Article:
Interior Health, ANKORS, and British Columbia Centre on Substance Use have jointly released a report about music festival drug checking in 2022. The report is the first of its kind from these groups, and it studies the two largest festivals in BC: Shambhala and Bass Coast.
This report comes after Interior Health visited Shambhala’s Harm Reduction tent in 2022 for the second time. Back in 2019, Interior Health staff worked alongside ANKORS staff at the drug checking tent. The messages of the report are two-fold: harm reduction works when utilized effectively, and there is an increase in drug testing if the substance is obtained at the event.
It’s important to note that while the report details the results of several substances often found at festivals, there are substances excluded. Namely: alcohol, tobacco, cannabis, and magic mushrooms. The aforementioned substances are not tested at the Harm Reduction booths. The report mainly focuses on MDMA, MDA, Ketamine, Cocaine, LSD, and 2C-B.
The report found that in instances where they were testing what was expected to be MDMA, it was actually MDA in 1 out of 16 cases. On the flip side, when MDA was the expected substance, it turned out that it was actually MDMA in 1 out of 5 cases. This further reinforces DanceSafe’s “testing before ingesting” mantra. While the two substances have names that are quite similar, the effects they have are different. Furthermore, MDA is known to be much less predictable in its effects on the person using it.
The effects of MDA (also known by its street names “Sally,” “Sass,” or “Sassafras”) last longer than MDMA, on average six to eight hours. Furthermore, it also produces more visual hallucinations than MDMA, due in part to the higher levels of dopamine that are released when taking it. The high from MDMA (“Molly” or “Ecstasy”) lasts about three to five hours. Both drugs are hallucinogenic stimulants and they belong to the amphetamine class of drugs.
Studies of 3,868 samples between Bass Coast and Shambhala show testing is more likely for drugs purchased on-site
There are a total of 24,900 attendees between Bass Coast Festival and Shambhala Music Festival, the latter of which had 18,000 attendees in 2022. There were 3,868 samples analyzed at both events with an average of 1.7 drugs tested per service use. Substances acquired “off-site” (not at the event) have a testing rate of 61.4%. In contrast, 85.8% of substances purchased at the festival were tested before using. That’s a testing difference of 24.4%!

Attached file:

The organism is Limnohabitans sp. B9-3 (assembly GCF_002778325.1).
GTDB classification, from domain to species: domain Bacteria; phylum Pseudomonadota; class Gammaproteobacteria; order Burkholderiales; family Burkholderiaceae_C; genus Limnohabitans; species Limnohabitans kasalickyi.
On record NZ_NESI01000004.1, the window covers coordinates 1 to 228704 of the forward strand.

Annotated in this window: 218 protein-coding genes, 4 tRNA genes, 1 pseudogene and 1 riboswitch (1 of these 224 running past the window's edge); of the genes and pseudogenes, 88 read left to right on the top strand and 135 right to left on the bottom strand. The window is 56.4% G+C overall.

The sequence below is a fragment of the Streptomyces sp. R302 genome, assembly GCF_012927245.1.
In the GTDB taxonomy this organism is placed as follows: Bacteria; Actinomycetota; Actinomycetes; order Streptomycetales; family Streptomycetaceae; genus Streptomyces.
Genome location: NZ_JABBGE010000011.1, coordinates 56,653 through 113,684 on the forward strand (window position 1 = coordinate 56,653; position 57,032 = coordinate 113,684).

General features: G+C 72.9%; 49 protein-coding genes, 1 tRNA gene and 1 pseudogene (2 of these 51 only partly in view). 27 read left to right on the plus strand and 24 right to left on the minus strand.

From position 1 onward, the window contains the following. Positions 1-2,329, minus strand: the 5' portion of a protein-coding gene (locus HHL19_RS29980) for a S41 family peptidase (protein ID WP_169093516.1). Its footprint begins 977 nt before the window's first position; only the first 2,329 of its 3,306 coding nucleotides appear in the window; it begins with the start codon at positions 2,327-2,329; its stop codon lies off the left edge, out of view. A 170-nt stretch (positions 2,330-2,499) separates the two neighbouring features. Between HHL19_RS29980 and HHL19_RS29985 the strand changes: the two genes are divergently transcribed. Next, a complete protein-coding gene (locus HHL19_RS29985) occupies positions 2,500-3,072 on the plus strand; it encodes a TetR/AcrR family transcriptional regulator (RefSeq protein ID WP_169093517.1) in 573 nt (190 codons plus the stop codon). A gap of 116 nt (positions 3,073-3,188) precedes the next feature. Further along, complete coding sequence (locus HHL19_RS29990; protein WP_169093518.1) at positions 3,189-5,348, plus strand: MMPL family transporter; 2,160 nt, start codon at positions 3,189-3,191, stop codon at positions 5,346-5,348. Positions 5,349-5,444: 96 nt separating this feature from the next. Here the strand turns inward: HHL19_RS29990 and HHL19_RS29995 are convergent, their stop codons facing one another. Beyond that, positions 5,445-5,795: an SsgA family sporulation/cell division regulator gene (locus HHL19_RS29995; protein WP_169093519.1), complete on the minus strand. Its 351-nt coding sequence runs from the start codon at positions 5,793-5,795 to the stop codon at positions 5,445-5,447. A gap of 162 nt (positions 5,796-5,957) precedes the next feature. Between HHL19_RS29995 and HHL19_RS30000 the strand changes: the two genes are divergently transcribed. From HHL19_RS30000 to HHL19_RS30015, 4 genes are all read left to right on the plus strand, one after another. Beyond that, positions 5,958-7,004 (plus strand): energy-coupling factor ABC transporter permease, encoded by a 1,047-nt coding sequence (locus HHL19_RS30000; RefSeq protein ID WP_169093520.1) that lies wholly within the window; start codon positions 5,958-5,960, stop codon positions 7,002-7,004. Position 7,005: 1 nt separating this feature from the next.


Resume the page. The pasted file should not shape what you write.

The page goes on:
You may ask: why are testing rates higher for drugs obtained on-site vs drugs purchased off-site? Its mentioned in the report that some substances are “gifted” to people at these events. Furthermore, sometimes people find baggies on the ground – or unlabelled drugs in their tickle trunk. While drug testing services are available in many BC cities – oftentimes the testing services are in larger communities and while available, the hours are limited. Furthermore, harm reduction staff are able to educate attendees and hand out DanceSafe’s informative pamphlets.
Extensive harm reduction services offered on-site at both Shambhala and Bass Coast
Both festivals in this study provide Harm Reduction services on-site. Bass Coast Music Festival has a section of their website dedicated to a Harm Reduction Education Series which includes information on topics ranging from substance checking to consent. Drug checking services are located next to the Harm Reduction Space on each day of the festival. Contrary to the report, the harm reduction team at Bass Coast does test cannabis and mushrooms. If you suspect that someone may be overdosing, alert a staff member with a radio and help will come as soon as possible.
The world class harm reduction services available at Shambhala Music Festival may be more well-known, but it’s always worth reiterating all they have to offer. ANKORS offers on-site services most of the days of the festival. Additionally, if you see anyone at the festival in need of assistance, you can call the Shambhala Safety Team’s SOS number. The Public Safety team can assist with incidents anywhere on-site, whether it be fire, security, medical, or harm reduction.
Other takeaways from the report
A few more facts of note:
– Substances that make up less than 5% of a sample can’t be accurately detected with FTIR Spectroscopy.
– For reasons that relate to the fact above, drug testing services use testing strips for substances like Fentanyl. However, this does not mean that all substances are detected.
– ANKORS tests LSD using Ehrlich reagent. This testing method can tell that there is a likelihood of the sample containing LSD – but it doesn’t flag any other substances that may be on the LSD blotter.
Read the report in full here on Interior Health’s drug checking website. Speaking of the Interior Health website – they have a breadth of knowledge on harm reduction topics. Additionally, reports of dangerous substances circulating the market are put in alerts there. As they say: knowledge is power!
Have you utilized drug testing services at festivals? Any surprising results? Let us know on our socials and in the comments below.
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